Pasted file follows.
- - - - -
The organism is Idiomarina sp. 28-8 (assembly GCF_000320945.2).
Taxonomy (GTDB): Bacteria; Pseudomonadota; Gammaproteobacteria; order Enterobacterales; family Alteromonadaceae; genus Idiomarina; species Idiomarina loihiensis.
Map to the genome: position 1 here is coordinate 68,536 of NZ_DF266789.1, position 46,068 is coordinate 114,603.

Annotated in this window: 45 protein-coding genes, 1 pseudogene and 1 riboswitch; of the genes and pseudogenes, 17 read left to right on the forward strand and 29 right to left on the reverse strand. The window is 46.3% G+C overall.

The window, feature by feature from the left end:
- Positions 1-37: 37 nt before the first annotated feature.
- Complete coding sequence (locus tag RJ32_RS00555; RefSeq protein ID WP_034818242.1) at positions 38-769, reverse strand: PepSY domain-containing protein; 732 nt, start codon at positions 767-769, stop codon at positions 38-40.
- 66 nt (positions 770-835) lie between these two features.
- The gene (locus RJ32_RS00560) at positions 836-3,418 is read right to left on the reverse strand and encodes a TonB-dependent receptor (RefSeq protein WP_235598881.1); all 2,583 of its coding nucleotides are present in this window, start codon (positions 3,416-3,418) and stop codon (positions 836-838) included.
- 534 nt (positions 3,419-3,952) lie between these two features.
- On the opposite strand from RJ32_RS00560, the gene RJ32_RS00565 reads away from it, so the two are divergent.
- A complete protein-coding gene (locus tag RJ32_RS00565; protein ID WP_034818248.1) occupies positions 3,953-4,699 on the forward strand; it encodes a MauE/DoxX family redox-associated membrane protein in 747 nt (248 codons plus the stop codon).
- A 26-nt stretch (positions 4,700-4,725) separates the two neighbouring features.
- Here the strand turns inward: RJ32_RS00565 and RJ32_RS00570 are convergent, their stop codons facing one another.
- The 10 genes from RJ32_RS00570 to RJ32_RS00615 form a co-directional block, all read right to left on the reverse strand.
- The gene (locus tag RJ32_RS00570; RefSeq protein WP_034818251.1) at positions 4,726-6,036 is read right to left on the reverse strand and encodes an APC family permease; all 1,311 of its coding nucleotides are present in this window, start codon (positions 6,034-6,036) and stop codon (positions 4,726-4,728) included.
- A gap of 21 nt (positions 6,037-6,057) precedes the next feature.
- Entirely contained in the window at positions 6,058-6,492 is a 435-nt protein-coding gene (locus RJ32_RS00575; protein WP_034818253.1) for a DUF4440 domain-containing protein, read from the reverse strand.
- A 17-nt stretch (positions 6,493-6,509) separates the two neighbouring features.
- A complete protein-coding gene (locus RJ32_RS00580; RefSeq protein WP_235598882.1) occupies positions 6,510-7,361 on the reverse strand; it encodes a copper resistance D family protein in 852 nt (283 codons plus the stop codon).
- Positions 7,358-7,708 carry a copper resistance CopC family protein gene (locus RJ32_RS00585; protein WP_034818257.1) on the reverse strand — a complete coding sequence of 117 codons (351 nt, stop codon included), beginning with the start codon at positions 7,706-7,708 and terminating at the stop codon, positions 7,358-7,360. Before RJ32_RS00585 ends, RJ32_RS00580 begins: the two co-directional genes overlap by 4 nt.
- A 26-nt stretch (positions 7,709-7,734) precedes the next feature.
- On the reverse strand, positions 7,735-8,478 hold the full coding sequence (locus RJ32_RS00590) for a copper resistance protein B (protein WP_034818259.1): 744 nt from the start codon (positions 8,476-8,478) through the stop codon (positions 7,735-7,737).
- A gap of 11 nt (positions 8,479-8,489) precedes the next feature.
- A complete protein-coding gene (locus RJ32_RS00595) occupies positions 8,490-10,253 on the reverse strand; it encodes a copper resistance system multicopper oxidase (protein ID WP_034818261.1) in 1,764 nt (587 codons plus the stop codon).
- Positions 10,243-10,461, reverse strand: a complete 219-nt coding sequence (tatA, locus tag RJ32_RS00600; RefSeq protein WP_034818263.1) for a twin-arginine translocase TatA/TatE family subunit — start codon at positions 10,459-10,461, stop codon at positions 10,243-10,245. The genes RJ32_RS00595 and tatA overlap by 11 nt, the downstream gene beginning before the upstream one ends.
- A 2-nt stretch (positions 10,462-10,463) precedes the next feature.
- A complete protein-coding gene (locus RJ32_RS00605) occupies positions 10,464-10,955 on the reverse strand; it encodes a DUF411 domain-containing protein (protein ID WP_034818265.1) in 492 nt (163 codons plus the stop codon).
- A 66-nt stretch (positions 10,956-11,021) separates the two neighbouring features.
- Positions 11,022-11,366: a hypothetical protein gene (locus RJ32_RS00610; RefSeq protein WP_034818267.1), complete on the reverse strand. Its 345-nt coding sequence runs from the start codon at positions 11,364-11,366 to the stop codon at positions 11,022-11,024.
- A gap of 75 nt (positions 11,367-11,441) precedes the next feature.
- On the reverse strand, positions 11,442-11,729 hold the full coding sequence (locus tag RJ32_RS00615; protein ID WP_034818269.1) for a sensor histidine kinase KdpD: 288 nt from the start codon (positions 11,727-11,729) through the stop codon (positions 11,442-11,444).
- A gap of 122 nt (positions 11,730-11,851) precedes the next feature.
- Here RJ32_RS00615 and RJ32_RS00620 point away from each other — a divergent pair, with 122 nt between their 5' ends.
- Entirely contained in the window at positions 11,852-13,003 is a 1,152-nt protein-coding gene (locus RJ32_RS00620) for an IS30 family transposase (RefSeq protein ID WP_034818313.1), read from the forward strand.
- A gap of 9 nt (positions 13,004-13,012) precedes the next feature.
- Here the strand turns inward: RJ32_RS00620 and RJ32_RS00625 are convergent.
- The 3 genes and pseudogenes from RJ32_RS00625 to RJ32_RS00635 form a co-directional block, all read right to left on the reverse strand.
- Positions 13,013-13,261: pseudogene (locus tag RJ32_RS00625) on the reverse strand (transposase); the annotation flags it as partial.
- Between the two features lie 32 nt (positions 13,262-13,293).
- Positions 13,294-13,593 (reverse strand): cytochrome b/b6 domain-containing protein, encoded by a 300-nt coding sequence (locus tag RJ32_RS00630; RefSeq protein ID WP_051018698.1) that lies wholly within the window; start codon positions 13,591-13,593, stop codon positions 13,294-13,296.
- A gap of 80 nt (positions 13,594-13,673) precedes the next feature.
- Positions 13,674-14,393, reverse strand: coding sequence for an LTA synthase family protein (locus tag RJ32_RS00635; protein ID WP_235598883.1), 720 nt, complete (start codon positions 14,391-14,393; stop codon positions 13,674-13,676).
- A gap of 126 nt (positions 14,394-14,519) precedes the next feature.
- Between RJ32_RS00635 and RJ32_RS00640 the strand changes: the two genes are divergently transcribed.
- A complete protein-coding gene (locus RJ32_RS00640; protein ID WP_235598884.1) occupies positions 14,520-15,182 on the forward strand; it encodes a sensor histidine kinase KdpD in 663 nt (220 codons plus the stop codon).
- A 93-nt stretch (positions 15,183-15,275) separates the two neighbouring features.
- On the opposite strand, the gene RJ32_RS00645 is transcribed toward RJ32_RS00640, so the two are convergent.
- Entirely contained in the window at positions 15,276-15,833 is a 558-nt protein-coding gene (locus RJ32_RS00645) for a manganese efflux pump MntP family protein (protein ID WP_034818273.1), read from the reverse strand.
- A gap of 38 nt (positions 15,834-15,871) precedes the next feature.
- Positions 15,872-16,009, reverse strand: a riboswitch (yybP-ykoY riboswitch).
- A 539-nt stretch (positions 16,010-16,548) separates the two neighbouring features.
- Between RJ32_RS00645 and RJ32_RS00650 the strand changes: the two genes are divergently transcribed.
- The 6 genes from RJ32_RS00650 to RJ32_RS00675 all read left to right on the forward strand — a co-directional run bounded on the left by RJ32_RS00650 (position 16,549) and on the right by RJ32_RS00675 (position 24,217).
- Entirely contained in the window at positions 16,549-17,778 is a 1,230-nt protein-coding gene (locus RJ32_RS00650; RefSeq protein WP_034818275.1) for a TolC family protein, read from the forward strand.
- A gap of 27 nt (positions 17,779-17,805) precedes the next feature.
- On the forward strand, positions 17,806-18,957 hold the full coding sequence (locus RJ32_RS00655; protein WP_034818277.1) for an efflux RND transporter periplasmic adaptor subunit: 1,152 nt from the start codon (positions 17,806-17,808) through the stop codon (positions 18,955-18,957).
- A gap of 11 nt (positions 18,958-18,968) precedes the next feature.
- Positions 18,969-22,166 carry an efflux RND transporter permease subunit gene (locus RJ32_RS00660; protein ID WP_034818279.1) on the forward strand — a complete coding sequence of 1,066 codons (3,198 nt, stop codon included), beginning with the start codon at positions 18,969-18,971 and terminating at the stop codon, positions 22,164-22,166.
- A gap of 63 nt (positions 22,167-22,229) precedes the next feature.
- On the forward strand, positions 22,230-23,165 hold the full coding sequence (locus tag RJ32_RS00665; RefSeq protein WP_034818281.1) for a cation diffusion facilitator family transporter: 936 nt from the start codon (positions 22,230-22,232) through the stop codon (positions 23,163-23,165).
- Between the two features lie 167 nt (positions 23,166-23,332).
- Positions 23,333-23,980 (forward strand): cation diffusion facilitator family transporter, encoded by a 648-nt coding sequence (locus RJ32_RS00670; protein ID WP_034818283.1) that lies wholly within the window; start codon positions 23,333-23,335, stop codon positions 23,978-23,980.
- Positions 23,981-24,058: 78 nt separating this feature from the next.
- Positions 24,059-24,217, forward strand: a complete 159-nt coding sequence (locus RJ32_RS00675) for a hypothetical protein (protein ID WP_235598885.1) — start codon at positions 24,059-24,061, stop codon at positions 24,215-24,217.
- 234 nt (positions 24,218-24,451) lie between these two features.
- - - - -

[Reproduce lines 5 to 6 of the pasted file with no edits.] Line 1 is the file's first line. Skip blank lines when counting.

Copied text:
The window, feature by feature from the left end:
- Positions 1-37: 37 nt before the first annotated feature.